Finding That Free Lunch
from the looking-at-economic-growth dept
One of the most common sayings in economics is “there’s no such thing as a free lunch.” And, it’s true: everything you do has some sort of cost in terms of opportunity costs. That was the point of that statement. Unfortunately, however, it appears that some have tried twisting that statement into saying that “free” doesn’t work as a part of economics. A few weeks back the Economist (normally good on such subjects) wrote an article that trashed the concept of “free” within a business model, totally misunderstanding how free is a part of a business model, rather than the business model itself. Chris Anderson already did a good job ripping apart the Economist’s article, but I wanted to address a different aspect of the whole “free lunch” question.
Too many people, it seems, assume that “there is no free lunch” means that the market is entirely static. That is, they believe it’s a zero sum game. If I do x, then y loses out. So, if I am offered free internet service or a free lunch, then whoever provided that is out the same. But that’s simply not true. Economics is not a zero sum game, but is built around economic growth — where the sum of economic activity can be greater than the parts. If I do a transaction with you, and in the end, we’re both better off (i.e., we both got more value than we gave up), then the amount of overall value in the world increased. It might not be a “free” lunch (the economic transaction cost me something), but new utility is created above and beyond what was there before.
This is a key point that is often overlooked by those who slam the concept of free and assume that it can’t happen or it can’t work. They overlook how free is a part of a larger economic transaction that actually does increase overall utility and economic growth. This is the key insight that economist Paul Romer had a few years back in noting that the core way to increase an economic market was to insert what he called “non-rivalrous, non-excludable goods” — which I’ve taken to calling “infinite goods.” These are “goods” that can be replicated at absolutely no cost, increasing the size of a market and increasing the overall utility in the world. As Romer noted:
Economic growth occurs whenever people take resources and rearrange them in ways that are more valuable. A useful metaphor for production in an economy comes from the kitchen. To create valuable final products, we mix inexpensive ingredients together according to a recipe. The cooking one can do is limited by the supply of ingredients, and most cooking in the economy produces undesirable side effects. If economic growth could be achieved only by doing more and more of the same kind of cooking, we would eventually run out of raw materials and suffer from unacceptable levels of pollution and nuisance. Human history teaches us, however, that economic growth springs from better recipes, not just from more cooking. New recipes generally produce fewer unpleasant side effects and generate more economic value per unit of raw material.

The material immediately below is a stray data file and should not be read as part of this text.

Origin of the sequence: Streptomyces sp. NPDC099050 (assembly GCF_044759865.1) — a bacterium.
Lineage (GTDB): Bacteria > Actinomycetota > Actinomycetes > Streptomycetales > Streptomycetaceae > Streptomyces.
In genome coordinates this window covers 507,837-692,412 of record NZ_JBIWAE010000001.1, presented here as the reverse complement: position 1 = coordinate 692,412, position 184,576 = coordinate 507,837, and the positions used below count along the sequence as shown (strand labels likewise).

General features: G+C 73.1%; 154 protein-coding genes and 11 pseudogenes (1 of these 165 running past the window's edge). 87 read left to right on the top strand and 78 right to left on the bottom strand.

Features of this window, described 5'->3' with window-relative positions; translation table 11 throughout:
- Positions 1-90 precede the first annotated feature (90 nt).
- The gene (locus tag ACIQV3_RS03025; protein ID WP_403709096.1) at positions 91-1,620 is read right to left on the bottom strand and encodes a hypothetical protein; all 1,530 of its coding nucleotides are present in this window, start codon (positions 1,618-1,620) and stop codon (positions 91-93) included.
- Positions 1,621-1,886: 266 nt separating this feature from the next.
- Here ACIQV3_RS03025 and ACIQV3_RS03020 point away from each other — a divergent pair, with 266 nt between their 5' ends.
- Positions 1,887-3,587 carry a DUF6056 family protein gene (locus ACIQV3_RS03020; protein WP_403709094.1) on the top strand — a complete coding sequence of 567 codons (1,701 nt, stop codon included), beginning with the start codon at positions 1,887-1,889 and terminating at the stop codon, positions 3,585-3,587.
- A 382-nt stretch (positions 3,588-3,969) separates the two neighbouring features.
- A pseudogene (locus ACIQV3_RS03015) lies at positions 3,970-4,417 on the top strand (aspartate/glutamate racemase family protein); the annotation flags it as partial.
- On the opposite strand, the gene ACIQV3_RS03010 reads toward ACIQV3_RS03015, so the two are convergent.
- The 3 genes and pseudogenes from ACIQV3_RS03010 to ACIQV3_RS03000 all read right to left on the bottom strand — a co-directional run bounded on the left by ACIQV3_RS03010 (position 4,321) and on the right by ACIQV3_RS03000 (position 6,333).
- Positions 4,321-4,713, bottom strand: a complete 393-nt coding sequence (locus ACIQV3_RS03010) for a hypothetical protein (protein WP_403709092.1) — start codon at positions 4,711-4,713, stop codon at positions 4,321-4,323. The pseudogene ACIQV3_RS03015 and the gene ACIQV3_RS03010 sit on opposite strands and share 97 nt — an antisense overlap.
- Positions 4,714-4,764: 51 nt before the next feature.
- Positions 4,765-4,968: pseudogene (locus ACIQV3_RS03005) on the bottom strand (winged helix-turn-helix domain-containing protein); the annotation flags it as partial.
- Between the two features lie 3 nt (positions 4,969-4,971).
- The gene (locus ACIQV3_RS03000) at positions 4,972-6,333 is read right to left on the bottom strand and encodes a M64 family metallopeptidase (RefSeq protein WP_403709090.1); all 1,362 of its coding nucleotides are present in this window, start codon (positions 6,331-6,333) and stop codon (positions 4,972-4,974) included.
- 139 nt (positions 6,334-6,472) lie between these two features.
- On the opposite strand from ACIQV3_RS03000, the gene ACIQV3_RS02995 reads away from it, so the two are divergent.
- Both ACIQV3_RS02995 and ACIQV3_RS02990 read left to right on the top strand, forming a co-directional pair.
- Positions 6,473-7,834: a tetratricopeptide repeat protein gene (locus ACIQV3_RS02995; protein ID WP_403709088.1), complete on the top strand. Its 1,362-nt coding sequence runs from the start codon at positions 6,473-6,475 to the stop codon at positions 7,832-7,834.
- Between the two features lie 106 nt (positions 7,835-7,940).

Every generation has perceived the limits to growth that finite resources and undesirable side effects would pose if no new recipes or ideas were discovered. And every generation has underestimated the potential for finding new recipes and ideas. We consistently fail to grasp how many ideas remain to be discovered. The difficulty is the same one we have with compounding. Possibilities do not add up. They multiply.
The trick (and where the trouble comes in) is that it’s not always easy to figure out how to capture a piece of that larger market — especially if your old business model was based on a very different type of scarcity. Yet, those who figure out how to put these models into practice will find that their markets grow bigger and bigger, and while there are tradeoffs, they’ll have something about as close to a “free lunch” as you can imagine.
Anyway… we’ll be exploring these ideas and more at The Free! Summit next month, so hopefully you’ll be able to join us. Speaking of which, if you’re interested in presenting a case study about how you’re leveraging free, the organizers of the event are holding a competition via Vator.tv where you can enter to present.